Oct 192017

Blast from the Past

By Chris Gill | Photos: Massimo Gammacurta

The true history of many classic cocktails is as muddled as a bitters-soaked sugar cube in an Old-Fashioned. Many concoctions were conceived long before any bartender decided to write down the recipes, so the story of a drink’s origins is usually so exaggerated and romanticized that it becomes more of a tall tale than an accurate historical account.

The French 75 is one example of this phenomenon. One story of this cocktail’s origins is that thirsty Allied soldiers created the drink during World War I when they wanted to mix highballs. Apparently club soda wasn’t available so they substituted Champagne (go figure). Because this high-caliber drink packed a powerful punch, it was named the French 75 after the Canon de 75 Modèle 1897, a.k.a. the French 75mm field gun, a piece of artillery that played a significant role in the Allied Forces’ victory.

This seems like a reasonable anecdote, except that the first documented recipe for the “75” (as it was originally named in Harry’s ABC of Mixing Cocktails published a few years after the war in 1922) called for Calvados, Gin, Absinthe and grenadine—no Champagne whatsoever. The French 75 got both its current name and official recipe a few years later in 1927 in the cocktail recipe book Here’s How! by Judge Jr., which called for Gin, lemon juice, powdered sugar and Champagne. “This drink is what really won the war for the Allies,” said the description accompanying the recipe, which may be where the WWI soldier tale originated.

However, the recipe also mentions that using club soda in place of the Champagne will give you a Tom Collins, providing a hint to the French 75’s more probable background. Allegedly Charles Dickens served a drink very similar to the modern French 75 when he was entertaining guests during a stay in 1867 at Boston’s Parker House Hotel. An 1885 article about the hotel said Dickens served “Tom Gin and Champagne cups,” the latter being a mixture of Champagne, lemon juice, sugar and ice. The Tom Collins cocktail (Gin, club soda, lemon juice, sugar and ice) became popular about the same time, originally called the “John Collins” until 1874 when a popular practical joke/viral marketing ploy tricked unsuspecting bar patrons into ordering a “Tom Collins” cocktail made with Old Tom Gin.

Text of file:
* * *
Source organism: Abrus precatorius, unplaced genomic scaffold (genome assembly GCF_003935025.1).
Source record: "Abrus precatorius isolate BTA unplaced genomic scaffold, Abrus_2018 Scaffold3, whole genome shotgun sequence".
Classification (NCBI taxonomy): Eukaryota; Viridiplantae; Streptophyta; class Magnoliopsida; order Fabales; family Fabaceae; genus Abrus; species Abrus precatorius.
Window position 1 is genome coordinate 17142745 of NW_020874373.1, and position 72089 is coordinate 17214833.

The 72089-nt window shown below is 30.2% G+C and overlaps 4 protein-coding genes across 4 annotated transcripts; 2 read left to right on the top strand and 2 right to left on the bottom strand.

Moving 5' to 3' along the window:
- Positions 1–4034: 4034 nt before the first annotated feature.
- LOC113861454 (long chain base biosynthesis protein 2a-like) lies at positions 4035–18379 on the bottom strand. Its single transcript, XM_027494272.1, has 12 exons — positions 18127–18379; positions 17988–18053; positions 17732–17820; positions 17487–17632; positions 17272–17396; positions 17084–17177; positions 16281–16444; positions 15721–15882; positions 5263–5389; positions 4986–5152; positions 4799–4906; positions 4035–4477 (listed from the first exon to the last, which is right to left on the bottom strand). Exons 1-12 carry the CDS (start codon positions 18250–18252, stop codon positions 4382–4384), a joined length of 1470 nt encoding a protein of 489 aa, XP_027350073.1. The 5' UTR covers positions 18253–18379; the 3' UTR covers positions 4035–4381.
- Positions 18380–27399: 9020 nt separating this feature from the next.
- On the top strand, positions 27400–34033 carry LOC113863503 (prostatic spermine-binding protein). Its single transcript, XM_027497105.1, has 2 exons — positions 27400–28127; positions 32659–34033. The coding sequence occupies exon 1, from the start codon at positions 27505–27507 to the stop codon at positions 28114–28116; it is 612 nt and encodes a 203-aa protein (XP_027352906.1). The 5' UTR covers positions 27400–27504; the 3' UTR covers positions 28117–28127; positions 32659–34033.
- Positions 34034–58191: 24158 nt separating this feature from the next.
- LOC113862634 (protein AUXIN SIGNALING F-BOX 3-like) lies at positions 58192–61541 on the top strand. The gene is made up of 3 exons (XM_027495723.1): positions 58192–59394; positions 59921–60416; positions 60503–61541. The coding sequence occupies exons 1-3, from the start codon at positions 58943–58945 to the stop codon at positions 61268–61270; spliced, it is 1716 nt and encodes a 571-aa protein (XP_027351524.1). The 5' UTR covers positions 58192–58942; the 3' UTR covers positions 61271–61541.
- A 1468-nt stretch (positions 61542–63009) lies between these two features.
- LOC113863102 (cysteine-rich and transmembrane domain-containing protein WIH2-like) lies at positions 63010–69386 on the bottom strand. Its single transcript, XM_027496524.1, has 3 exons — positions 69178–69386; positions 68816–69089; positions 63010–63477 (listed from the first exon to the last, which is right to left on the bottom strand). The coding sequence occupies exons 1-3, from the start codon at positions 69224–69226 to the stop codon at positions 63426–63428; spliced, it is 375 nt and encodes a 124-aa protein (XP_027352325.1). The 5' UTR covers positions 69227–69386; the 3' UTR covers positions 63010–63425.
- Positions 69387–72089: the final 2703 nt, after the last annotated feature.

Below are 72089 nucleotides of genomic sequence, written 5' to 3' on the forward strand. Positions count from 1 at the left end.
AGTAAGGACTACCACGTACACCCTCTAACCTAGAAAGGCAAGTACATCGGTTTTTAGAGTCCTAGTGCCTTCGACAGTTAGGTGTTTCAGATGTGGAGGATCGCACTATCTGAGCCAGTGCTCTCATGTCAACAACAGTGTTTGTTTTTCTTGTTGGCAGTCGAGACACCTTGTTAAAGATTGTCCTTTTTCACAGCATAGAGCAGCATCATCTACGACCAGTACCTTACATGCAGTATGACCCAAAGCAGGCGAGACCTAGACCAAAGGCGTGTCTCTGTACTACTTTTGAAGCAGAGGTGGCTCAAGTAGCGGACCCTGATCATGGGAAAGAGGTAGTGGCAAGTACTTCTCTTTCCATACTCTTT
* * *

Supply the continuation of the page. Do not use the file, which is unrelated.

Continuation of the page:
Even though the French 75 is really just a variation of a Tom Collins, it still boasts a colorful history (it’s mentioned in Casablanca and several John Wayne films) and is one hell of a tasty drink that, as Harry Craddock said in his Savoy Cocktail Book, “hits with remarkable precision.” Some modern recipes replace the Gin with Cognac, but I prefer the more potent full-strength blast of using a vibrant, fragrant London dry Gin like Portobello Road ($35, 750ml). Don’t skimp on the Champagne either. Since it makes up most of the liquid volume, use something that you wouldn’t mind drinking on its own but that isn’t too sweet since you’ll be adding sugar. I recommend Veuve Clicquot Brut NV for the classic Casablanca mix, but even better is something crisp and citrusy like Lallier Grand Cru Blanc de Blancs NV ($50, 750ml).

French 75

2 ounces London dry Gin

.5 ounces fresh lemon juice

1 teaspoon superfine sugar

Chilled Brut Champagne

Place Gin, lemon juice and sugar in a shaker with ice and shake vigorously until sugar has completely dissolved. (If you can’t find superfine sugar, you can make your own by grinding granulated white sugar in a food processor or blade coffee grinder.) Strain into a Champagne flute and top with chilled Champagne (about 3 ounces). Garnish with a lemon twist.

Shattering the Myths of the French 75 Cocktail’s History
Source: Guitar Aficionado